Over the past few months we have slowly done our own DIY removal of our outdated popcorn ceilings, and today I’m sharing our how to remove popcorn ceilings DIY step-by-step guide!
Happy September, y’all! Today we are diving into the super exciting and wonderful world of. . . popcorn textured ceilings. This is not the stuff of glamorous blog posts, but it IS the stuff of saving money on really expensive projects that you can totally do yourself if you put the time and effort into it. Onward!
If you recall from our walkthrough tour of our new home, when we moved in there was popcorn texture covering all the second floor and basement ceilings. Not our favorite look, but we figured it could be removed eventually. Fast forward several months and that 80’s look just had to go, so we started looking into having it removed. It turns out it is very expensive to have popcorn texture removed from ceilings (but I’m guessing probably not very expensive to have it sprayed up there in the first place 😀 ). That led us to the decision to take it down ourselves. Yay, homeowner feels!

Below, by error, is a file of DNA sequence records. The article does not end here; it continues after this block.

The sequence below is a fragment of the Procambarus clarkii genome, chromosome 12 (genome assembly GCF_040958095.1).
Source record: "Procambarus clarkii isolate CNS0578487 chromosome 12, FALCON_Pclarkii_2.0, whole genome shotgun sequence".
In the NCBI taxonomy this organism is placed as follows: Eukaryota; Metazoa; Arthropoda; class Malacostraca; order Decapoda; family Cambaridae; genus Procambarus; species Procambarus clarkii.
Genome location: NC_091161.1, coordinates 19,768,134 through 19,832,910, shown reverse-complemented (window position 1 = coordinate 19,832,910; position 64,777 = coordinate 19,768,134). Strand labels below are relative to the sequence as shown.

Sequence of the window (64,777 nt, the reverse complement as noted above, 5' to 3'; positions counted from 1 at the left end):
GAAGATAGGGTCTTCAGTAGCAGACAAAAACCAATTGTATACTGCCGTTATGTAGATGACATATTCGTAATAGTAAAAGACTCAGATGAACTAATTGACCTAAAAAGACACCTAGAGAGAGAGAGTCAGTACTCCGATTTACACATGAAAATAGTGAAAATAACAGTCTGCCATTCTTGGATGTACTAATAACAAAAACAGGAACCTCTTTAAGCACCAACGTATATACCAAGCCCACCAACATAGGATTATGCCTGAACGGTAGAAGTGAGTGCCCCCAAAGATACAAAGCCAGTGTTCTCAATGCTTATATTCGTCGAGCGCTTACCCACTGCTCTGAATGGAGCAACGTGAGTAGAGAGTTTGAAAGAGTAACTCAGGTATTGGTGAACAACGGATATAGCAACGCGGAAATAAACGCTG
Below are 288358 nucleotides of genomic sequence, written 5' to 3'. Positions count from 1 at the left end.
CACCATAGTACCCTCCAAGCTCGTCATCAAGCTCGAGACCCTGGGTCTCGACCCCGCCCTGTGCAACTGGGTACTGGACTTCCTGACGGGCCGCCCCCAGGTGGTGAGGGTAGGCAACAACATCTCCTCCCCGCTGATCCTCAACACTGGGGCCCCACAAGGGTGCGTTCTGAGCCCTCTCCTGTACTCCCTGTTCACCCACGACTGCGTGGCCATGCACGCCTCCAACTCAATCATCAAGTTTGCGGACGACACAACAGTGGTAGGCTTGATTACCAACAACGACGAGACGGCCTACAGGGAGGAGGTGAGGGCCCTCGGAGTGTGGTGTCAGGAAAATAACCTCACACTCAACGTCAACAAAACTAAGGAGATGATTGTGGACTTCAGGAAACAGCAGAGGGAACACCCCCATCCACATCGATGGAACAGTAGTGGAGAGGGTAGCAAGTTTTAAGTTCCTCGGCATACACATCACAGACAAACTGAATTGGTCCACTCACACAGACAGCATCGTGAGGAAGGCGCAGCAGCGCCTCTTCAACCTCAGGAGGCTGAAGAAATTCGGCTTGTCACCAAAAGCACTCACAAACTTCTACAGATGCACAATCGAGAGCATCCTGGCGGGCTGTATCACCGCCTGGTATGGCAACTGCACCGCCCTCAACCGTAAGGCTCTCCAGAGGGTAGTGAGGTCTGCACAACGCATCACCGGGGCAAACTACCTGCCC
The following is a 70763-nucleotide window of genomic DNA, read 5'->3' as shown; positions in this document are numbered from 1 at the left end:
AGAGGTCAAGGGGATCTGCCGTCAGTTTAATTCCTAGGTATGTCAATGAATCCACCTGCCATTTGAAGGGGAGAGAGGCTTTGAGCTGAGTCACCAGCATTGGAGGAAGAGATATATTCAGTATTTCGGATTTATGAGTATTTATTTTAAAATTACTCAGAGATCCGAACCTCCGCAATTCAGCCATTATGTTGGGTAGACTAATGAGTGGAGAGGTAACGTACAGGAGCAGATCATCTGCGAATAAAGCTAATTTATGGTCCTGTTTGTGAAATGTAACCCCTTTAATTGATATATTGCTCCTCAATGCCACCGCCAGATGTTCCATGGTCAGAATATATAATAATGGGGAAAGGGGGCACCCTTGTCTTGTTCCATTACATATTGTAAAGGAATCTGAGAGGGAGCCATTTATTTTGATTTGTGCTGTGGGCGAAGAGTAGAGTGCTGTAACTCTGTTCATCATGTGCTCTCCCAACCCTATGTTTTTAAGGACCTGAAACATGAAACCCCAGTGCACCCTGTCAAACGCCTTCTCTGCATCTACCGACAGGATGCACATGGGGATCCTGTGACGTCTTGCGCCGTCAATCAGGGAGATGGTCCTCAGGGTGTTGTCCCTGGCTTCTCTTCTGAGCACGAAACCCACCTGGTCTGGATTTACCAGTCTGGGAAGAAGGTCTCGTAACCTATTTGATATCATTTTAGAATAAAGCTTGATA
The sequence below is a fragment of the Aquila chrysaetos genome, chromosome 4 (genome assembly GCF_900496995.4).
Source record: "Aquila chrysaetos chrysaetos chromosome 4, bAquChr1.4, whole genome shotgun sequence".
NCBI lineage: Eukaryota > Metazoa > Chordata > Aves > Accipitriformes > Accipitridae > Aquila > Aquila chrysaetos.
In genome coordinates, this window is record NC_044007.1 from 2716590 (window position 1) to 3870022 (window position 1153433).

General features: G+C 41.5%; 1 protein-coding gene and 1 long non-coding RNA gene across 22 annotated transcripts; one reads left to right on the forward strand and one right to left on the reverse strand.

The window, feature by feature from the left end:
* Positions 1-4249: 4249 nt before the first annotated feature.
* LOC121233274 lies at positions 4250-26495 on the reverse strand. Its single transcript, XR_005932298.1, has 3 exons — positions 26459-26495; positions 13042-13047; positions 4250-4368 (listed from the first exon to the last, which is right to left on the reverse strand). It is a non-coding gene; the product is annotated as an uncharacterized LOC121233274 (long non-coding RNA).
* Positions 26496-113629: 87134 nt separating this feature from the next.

Well it is quite a task to do this on your own, so I will say this: be prepared for the job to take longer than you think, for it to be harder than you anticipated, and to really test the communication skills in your marriage 😀 Now: on to the tutorial!
Quick note before you begin: Take a close look at your ceilings and figure out if they have been painted over the popcorn texture or not. If they have not, proceed as below. If they have been, you can still try to remove them using this technique but be warned that it is much harder to do so as the water needs to soak through the layer of paint as well as the popcorn, which is much more difficult.
Tools You Will Need
- Metal joint knife (we used 10″ size)
- Mud pan (we use a size that is slightly larger than the scraper, so 13″ in this case)
- Something to spray water with (a large spray bottle would work, but we used this hand pump sprayer that allows you to carry more water and has better spraying power)
- Lots of plastic or cloth tarps (I prefer these cloth ones to the plastic, they are easier to maneuver)